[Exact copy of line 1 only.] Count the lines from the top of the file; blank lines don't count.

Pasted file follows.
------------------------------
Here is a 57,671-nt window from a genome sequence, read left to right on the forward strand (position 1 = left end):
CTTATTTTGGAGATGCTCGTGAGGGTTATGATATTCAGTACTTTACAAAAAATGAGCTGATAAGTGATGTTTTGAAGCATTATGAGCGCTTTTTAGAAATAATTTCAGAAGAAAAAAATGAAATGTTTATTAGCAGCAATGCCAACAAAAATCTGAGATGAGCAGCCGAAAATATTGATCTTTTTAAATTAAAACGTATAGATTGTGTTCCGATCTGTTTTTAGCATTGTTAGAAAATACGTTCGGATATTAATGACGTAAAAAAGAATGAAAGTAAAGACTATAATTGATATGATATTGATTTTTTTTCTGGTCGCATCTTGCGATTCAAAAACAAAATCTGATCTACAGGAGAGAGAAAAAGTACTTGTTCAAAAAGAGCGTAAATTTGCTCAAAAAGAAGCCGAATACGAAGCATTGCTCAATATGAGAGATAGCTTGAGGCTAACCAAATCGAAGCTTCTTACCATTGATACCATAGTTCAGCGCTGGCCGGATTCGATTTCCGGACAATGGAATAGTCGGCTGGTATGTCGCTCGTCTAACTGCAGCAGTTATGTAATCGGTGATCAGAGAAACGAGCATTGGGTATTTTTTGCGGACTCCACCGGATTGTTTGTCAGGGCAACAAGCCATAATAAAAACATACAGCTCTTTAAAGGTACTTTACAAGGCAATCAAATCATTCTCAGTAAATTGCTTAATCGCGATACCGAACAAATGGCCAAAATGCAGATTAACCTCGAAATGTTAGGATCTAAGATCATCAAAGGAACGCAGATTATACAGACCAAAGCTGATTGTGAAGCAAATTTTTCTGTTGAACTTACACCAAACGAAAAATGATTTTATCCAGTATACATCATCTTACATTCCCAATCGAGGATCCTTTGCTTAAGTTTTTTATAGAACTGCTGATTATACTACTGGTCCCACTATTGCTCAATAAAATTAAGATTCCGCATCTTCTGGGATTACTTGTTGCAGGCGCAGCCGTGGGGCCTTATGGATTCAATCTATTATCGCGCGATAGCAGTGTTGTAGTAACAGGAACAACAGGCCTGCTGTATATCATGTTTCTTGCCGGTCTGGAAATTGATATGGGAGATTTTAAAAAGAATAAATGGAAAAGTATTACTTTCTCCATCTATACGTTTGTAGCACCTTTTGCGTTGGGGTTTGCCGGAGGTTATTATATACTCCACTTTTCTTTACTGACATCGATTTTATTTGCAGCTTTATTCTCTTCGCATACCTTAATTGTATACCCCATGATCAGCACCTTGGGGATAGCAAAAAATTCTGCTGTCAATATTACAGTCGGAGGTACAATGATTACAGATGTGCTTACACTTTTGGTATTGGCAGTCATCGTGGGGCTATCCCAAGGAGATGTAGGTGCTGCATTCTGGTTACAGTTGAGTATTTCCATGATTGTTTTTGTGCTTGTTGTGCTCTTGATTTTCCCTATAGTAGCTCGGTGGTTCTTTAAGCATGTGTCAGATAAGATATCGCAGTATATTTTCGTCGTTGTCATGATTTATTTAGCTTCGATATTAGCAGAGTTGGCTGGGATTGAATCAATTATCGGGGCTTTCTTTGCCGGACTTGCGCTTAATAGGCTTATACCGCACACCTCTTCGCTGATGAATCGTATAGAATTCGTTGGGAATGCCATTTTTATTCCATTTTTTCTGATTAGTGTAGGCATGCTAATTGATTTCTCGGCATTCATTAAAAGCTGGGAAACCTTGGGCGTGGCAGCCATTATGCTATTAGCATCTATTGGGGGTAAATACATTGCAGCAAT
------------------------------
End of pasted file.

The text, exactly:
Here is a 57,671-nt window from a genome sequence, read left to right on the forward strand (position 1 = left end):